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Fiscal policy, increasing returns, and endogenous fluctuations

  • Jang-Ting Guo
  • Kevin Lansing

We examine the quantitative implications of government fiscal policy in a discrete-time one-sector growth model with a productive externality that generates social increasing returns to scale. Starting from a laissez-faire economy that exhibits an indeterminate steady state (a sink), we show that the introduction of a constant capital tax or subsidy can lead to various forms of endogenous fluctuations, including stable 2-, 4-, 8-, and 10- cycles, quasi-periodic orbits, and chaos. In contrast, a constant labor tax or subsidy has no effect on the qualitative nature of the model's dynamics. We also show that the use of local steady-state analysis to detect the presence of multiple equilibria in this class of models can be misleading. For a plausible range of capital tax rates, the log-linearized dynamical system exhibits saddle-point stability (suggesting a unique equilibrium) while the true nonlinear model exhibits global indeterminancy. Finally, we explore the use of a state-contingent capital subsidy/tax scheme for stabilization purposes. We show that a local control policy designed using the log-linearized model can rule out sunspot equilibria near the steady state but may not prevent fluctuations arising from global indeterminacy. We proceed to use the nonlinear model to design a policy that can stabilize the economy against all forms of endogenous fluctuations and select a globally unique equilibrium.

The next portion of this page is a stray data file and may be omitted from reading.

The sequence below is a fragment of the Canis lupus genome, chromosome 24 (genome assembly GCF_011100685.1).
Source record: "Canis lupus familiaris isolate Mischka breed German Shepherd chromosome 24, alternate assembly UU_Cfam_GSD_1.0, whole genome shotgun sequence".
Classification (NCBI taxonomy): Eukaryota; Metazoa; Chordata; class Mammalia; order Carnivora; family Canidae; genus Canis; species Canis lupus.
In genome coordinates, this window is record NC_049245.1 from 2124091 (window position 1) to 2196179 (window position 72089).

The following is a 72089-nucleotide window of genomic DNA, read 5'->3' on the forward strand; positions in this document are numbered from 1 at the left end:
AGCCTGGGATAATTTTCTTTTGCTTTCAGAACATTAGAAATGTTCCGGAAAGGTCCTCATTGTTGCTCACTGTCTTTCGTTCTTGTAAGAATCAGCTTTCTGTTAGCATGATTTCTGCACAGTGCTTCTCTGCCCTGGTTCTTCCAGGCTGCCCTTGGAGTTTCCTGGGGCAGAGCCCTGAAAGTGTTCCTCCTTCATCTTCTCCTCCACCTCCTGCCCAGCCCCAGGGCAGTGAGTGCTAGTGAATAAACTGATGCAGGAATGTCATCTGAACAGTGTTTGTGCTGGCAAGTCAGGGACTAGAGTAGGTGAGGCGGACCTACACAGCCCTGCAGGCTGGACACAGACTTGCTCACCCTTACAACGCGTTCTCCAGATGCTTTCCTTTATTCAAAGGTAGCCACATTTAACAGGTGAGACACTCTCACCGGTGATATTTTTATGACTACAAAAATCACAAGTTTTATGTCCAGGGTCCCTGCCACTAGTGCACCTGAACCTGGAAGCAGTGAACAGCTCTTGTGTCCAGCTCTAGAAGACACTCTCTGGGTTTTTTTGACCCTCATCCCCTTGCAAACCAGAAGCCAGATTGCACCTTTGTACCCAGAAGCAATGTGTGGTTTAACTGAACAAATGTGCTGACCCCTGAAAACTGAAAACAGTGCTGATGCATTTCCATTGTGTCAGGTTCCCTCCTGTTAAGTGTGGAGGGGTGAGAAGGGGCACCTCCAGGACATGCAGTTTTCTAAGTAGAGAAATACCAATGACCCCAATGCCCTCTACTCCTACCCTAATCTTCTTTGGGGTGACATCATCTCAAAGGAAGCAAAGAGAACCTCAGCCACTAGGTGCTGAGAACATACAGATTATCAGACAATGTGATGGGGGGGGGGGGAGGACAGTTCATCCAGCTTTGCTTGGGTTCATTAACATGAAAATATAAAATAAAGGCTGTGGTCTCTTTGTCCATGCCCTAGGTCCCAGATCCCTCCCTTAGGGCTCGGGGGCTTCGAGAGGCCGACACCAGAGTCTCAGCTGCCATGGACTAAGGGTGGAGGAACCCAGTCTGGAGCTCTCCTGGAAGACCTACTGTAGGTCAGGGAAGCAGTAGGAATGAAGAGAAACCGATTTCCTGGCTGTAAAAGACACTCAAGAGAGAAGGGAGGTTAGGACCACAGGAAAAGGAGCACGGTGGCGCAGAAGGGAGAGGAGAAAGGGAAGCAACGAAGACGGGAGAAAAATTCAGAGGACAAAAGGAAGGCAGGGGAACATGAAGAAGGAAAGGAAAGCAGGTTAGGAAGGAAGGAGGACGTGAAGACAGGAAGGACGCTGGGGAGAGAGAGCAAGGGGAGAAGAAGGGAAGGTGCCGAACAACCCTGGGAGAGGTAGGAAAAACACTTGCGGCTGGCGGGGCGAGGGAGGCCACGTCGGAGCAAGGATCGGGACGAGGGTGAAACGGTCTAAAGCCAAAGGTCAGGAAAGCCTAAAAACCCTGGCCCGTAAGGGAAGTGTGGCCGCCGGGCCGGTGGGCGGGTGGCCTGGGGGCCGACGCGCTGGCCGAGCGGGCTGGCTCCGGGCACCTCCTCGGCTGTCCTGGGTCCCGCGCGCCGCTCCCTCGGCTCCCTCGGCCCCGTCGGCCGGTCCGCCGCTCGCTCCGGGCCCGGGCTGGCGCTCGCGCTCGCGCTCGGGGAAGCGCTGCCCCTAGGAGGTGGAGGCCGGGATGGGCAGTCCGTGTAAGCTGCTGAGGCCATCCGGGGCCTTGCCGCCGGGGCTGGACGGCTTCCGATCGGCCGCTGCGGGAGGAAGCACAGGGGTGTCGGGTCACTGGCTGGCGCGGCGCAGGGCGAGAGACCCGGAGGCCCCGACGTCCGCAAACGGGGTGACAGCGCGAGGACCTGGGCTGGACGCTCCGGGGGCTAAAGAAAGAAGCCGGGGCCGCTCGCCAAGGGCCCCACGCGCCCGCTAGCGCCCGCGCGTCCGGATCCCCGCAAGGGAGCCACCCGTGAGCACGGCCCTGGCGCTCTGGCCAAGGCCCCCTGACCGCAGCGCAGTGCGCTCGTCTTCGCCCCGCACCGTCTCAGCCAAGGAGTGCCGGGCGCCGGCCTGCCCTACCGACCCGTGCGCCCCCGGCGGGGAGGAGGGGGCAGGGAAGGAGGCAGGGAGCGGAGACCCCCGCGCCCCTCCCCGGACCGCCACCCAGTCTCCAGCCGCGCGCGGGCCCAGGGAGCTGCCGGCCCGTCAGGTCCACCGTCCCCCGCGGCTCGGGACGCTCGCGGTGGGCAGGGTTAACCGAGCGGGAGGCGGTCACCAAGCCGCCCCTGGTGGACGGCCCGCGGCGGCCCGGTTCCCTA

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Paper provided by Federal Reserve Bank of San Francisco in its series Working Papers in Applied Economic Theory with number 99-08.

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Date of creation: 1999
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Handle: RePEc:fip:fedfap:99-08
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